giovedì 18 settembre 2014

Divisions open in Renzi's party over Jobs Act

Article 18 change 'from Mars' says Bersani

(ANSA) - Rome, September 18 - Premier Matteo Renzi's signature Jobs Act caused cracks in his Democratic Party (PD) Thursday because of a proposed change to a key element of job protection that has long been seen as a sacrosanct right by leftists and unions but a sacred cow by employers who say it stops firms growing and scares foreign investors.

The Jobs Act approved at committee stage progressively raises safeguards for new hires, slashes the plethora of temp contracts currently plaguing entry workers, establishes a minimum wage and universal unemployment benefit, and aims to make Italy's largely unused job centres effective tools for first-time job seekers and those who have lost their jobs. But it is the prospect of easier firings for new hires, because of a scaling back of Article 18 of the 1970 Workers' Statute, that poses the risk of a damaging split in the PD. Article 18, which critics have long depicted as a drag on employment, states that companies with over 15 employees that fire someone without just cause must give them their job back.

But an enabling law being presented to the Jobs Act seeks to change the regulations so that newly hired workers will not have the right to their jobs back, but will get compensation, if a court rules that they have been unjustly fired by their companies. Many past Italian governments have tried to amend Article 18 on the grounds that it makes companies reluctant to offer regular steady contracts, as it is so hard to get rid of a staff member once on the books. This has been blamed for high unemployment levels, especially among young people, and the fact that most new entrants to the job market are hired on freelance or temporary contracts that give few rights and low job security. Proponents of the change often claim that the clause has virtually become a dead letter, with only some 3,000 petitions filed each year. But that figure would be much bigger, experts say, if companies were not afraid of losing disputes. Liberal judges mostly find in favour of workers in most Italian regions, according to statistics.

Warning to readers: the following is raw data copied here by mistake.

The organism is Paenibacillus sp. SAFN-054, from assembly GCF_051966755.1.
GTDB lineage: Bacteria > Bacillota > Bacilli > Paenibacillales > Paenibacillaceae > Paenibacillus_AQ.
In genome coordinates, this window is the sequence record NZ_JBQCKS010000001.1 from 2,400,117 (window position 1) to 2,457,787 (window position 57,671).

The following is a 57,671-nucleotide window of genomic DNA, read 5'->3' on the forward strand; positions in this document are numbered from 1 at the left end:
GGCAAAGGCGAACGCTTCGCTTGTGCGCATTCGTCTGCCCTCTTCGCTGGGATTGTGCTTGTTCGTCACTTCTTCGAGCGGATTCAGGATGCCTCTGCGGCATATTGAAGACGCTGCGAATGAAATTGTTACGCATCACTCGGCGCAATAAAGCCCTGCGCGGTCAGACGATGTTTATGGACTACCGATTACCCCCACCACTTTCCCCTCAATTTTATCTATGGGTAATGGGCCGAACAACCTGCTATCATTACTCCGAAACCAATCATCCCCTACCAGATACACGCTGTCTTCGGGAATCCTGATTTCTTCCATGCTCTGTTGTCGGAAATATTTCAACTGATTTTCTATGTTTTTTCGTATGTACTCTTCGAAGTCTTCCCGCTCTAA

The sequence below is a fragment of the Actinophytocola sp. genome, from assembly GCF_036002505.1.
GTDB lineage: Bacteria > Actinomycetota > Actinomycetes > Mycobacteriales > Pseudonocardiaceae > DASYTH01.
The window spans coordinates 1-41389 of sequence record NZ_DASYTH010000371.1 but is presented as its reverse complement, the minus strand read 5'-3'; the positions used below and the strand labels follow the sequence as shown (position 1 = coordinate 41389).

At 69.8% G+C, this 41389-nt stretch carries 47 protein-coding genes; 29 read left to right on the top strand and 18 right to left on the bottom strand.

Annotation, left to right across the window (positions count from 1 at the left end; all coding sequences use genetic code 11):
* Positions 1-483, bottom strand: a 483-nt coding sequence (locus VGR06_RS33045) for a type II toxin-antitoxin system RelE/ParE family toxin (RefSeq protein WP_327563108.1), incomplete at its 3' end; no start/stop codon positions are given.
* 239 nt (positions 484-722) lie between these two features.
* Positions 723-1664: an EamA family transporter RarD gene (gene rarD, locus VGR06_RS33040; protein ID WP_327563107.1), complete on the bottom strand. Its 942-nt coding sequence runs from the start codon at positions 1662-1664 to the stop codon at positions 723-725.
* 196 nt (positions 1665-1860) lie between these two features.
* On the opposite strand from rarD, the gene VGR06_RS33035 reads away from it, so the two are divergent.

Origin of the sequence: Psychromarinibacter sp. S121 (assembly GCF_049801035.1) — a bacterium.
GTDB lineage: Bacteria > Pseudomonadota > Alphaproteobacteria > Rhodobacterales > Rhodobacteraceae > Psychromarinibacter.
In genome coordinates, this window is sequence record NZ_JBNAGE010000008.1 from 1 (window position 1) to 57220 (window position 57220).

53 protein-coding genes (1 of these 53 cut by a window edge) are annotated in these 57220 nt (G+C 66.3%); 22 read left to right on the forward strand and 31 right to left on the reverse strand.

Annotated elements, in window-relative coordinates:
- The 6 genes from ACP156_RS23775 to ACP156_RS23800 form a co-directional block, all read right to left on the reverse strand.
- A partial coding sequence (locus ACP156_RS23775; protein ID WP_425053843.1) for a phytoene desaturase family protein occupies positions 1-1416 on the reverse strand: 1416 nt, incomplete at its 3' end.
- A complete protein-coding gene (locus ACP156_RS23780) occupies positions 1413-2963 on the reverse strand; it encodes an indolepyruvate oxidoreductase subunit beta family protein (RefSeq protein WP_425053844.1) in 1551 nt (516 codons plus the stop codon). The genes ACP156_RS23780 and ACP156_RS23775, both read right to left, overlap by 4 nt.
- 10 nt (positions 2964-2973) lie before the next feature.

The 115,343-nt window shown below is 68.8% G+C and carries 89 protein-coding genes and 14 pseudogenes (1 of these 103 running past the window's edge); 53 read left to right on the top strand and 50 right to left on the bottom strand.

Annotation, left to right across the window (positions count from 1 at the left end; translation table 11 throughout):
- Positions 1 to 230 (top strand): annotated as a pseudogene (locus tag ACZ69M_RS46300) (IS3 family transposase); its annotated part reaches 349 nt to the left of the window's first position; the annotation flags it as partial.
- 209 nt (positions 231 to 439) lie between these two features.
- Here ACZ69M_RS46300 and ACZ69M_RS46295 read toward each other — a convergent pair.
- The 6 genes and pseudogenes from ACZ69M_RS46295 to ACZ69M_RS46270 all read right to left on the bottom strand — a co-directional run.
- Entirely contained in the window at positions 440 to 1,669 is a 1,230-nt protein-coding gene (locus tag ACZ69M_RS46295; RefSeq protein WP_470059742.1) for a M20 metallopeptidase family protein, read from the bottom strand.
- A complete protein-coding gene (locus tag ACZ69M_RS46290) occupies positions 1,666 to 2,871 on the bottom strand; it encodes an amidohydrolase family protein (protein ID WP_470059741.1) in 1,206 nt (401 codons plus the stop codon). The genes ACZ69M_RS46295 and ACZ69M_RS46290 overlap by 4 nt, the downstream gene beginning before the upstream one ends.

Critics of the change argue that putting more workers out of a job is the last thing the economy needs with steepling jobless rates and flatlining consumption that had led to deflation. Unemployment in Italy has climbed to over 12% and more than four in 10 under-25s are out of work. In the past Italy's trade unions, backed by the PD and its Communist and Christian Socialist predecessors, have always managed to fend off attempts to change a regulation that they say guarantees a basic right. In 2012, then premier Mario Monti's plans to overhaul Article 18 were stymied in the first outright mutiny by the PD against his technocratic national unity government.

The revolt was led by Renzi's predecessor as PD chief, Pier Luigi Bersani, who backed a union alarm raised most loudly by the biggest and most leftwing federation, CGIL. On Thursday, amid union sabre-rattling about a general strike, Bersani again spearheaded the internal dissent against the reform. "It's absolutely indispensable that the government tells parliament what it intends to do in its enabling decree on the labour market because it's a serious issue," Bersani said. "I read intentions attributed to the government in the newspapers that look surreal to me. In some cases they describe Italy as it if were seen from Mars". PD Senator Francesco Scalia hit back on behalf of the government. "I don't find anything surreal about the intentions of the government in the enabling law," Scalia said. "What is very real are the unemployment figures".

But Bersani was not the only senior PD member worried about the reform plan. "Renzi's idea seems to be to cancel Article 18 and I don't agree with that," PD MP Cesare Damiano, the chair of the Lower House's labour committee, told financial daily Il Sole 24 Ore. "The party's position will have to be clarified at the meeting due to be held at the end of the month. I don't think it's right to give firms freedom to fire at this time of maximum unemployment". PD Chairman Matteo Orfini also expressed reservations. "The headlines of the Jobs Act can be agreed with, the details less so," said Orfini. "Mayor corrections are needed to the text". Despite the opposition - augmented by the leftist SEL and anti-establishment M5S parties storming off the committee - Labour Minister Giuliano Poletti said the government did not intend to amend its text, adding that now it was up to parliament to start examining it. The Senate labour committee OK'd the bill and Poletti said he was hopeful the reform could reach the floor of the Upper House next week. 

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